Where: Yoshi's Oakland, 510 Embarcadero West, Jack London Square, Oakland, California
Yoshi's on the web: www.yoshis.com.
a series of sold-out shows in their hometown
Ten for ten for ten. Ten guys on the stage, their tenth sold-out show of ten, and a 10 out of 10 performance. Did I count right? Whatever. Tower of Power rocked the joint at Yoshi’s in Oakland on Wednesday, January 14, and the sold-out crowd told them how they felt, with rapturous applause after most numbers.
"TOP" as they are usually known, have been a Bay Area fixture for over 45 years now and despite many personnel changes over the years they still deliver a terrific show. Their brand of soul/funk/rock is unique.
They’re an imposing presence on stage, especially in an intimate club like Yoshi’s. The front row of horns trumpets, baritone sax, tenor saxes, and even the occasional trombone from singer Ray Greene is a sea of brass belting out syncopated rhythms, melodies and enormous chordal structures. But it doesn’t stop there, as each member of the band has a part to play. Roger Ray Smith is a pro on the Hammond organ, putting in those B3 swells when they were needed.
Tower of Power started the show with the rocking "I Like Your Style" from 1993's "T.O.P." album, and it was clear from the start that Ray Greene, who has only been singing with the band for the last 12 months, was fitting right in.
Although most of the band’s music is up-tempo funky soul and rock, they also do some pretty sweet slow numbers too. "Just When We Started Making It" from 1973's "Back To Oakland" is a beautiful love song with gorgeous overlays of those horns for which TOP is so well-known.
In fact, in the 1980s, when the band's star had gotten a little lower in the sky, the TOP horn section was so well-respected that it was hired by many studios and recording artists as a separate entity. Not really surprising. The combination of Steve "Doc" Kupka’s tall figure shock of unruly hair just kept under control by his hat and his big baritone sax is an imposing sight, not to mention sound. Co-founder Emilio Castillo, though less imposing physically, is the heart of the band, and directs everyone with subtle hand gestures. Not that they needed directing. They all seemed to be note-perfect and tight as a drum without ever looking at each other.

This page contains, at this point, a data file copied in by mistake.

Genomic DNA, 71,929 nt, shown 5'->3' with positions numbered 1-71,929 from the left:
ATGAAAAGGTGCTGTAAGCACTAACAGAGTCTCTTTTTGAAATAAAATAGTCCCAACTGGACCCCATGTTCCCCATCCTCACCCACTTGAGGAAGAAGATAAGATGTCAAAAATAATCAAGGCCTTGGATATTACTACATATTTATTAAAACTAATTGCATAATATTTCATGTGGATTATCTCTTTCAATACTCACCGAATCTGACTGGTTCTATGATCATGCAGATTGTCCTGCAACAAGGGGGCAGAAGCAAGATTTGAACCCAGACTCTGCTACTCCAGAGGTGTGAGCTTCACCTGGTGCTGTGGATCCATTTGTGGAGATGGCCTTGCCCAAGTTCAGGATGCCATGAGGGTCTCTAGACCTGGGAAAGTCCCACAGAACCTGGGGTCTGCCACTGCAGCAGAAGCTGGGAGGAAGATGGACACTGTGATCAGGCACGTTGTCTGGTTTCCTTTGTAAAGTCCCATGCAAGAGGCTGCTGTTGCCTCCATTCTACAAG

Many of the band’s best-loved songs were penned by Kupka and Castillo, including "You Ought To Be Having Fun" and "Ain't Nothing Stopping Us Now," from the 1976 album of the same name.
Although TOP is mainly a horn band, occasionally they allow some guitar leads to slip through. Jerry Cortez was in excellent form at Yoshi's, combining rock, blues and jazz licks into some well-constructed solos which contrasted nicely with the horns. I liked the way Castillo just stood there smiling, watching Cortez’ fingers run up and down the fretboard with a kind of "That’s my boy" look.
Although Tower Of Power is defined mainly by its horn section, they couldn’t make the sound they do without the outstanding drumming talent of David Garibaldi. Recently inducted into the Percussion Hall Of Fame, Garibaldi has a unique style that weaves in and out of the funky rhythms, sometimes on the beat with the horns, sometimes in between, but always exciting. The other half of the back row is of course the legendary Francis "Rocco" Prestia, who unfortunately is still recovering from a kidney transplant. But he was ably replaced at Yoshi’s by Raymond McKinley.
There were some standout trumpet solos from Sal Cracchiolo and Adolpho Acosta, but the soaring sounds of Tom Politzer’s tenor sax really put the icing on the cake in numbers such as "Soul Vaccination" and "So Very Hard To Go."
Yoshi’s provided an excellent venue for the band, with just enough room on the stage, wonderful acoustics from every seat, and the opportunity for Greene to jump down and mingle with the audience during some numbers.
Of course no TOP gig would be complete without their jazz/funk anthem, "What Is Hip?" and they did not disappoint. Greene posed the eternal question and the band answered, letting the solo tenor sax and guitar off their tethers for some extended jamming. TOP has such an extensive catalog to choose from, but it was gratifying to hear them finish with the classic "Don’t Change Horses In The Middle Of A Stream" from their 1973 album. As the title of that album says, they were "Back To Oakland," and it was like they’d never left.
Email Tony Lacy-Thompson at firstname.lastname@example.org